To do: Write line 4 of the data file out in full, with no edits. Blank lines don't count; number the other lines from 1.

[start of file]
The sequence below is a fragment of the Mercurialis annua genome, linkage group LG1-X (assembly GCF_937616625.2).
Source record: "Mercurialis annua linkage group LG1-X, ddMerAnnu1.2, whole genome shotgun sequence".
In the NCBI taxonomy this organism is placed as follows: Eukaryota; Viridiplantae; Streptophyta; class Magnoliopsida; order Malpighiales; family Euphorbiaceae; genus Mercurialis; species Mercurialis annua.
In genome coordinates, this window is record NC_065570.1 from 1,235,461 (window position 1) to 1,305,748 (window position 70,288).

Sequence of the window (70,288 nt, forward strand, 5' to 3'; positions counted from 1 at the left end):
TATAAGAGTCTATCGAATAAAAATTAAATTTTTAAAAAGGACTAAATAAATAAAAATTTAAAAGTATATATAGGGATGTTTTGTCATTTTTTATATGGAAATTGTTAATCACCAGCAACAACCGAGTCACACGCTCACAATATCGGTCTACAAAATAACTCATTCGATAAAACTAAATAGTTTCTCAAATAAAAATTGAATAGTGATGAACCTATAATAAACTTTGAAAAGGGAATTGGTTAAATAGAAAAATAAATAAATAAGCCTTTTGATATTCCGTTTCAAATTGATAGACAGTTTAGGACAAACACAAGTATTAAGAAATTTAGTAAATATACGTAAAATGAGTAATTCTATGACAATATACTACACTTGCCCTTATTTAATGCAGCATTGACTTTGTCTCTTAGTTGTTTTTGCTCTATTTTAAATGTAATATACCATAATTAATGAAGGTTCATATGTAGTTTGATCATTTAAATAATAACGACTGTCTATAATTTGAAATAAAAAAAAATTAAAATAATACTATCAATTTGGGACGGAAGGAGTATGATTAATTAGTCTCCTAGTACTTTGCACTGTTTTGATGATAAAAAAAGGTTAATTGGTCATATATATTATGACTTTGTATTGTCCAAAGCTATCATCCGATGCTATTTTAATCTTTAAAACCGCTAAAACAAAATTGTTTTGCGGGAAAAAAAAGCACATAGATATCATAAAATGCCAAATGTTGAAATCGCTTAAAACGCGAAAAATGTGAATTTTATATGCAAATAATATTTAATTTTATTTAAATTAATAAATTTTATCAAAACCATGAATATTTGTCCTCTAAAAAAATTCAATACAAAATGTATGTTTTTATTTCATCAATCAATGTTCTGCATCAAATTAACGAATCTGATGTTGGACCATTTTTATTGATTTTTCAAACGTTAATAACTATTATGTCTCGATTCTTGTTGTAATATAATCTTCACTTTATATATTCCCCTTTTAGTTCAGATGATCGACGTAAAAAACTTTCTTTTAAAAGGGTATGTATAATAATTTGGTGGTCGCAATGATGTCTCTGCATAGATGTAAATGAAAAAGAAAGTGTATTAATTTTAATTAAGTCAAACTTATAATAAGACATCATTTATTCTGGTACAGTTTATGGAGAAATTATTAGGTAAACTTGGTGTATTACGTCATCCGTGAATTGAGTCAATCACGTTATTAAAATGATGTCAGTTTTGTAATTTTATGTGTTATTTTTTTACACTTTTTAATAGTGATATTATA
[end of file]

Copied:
In genome coordinates, this window is record NC_065570.1 from 1,235,461 (window position 1) to 1,305,748 (window position 70,288).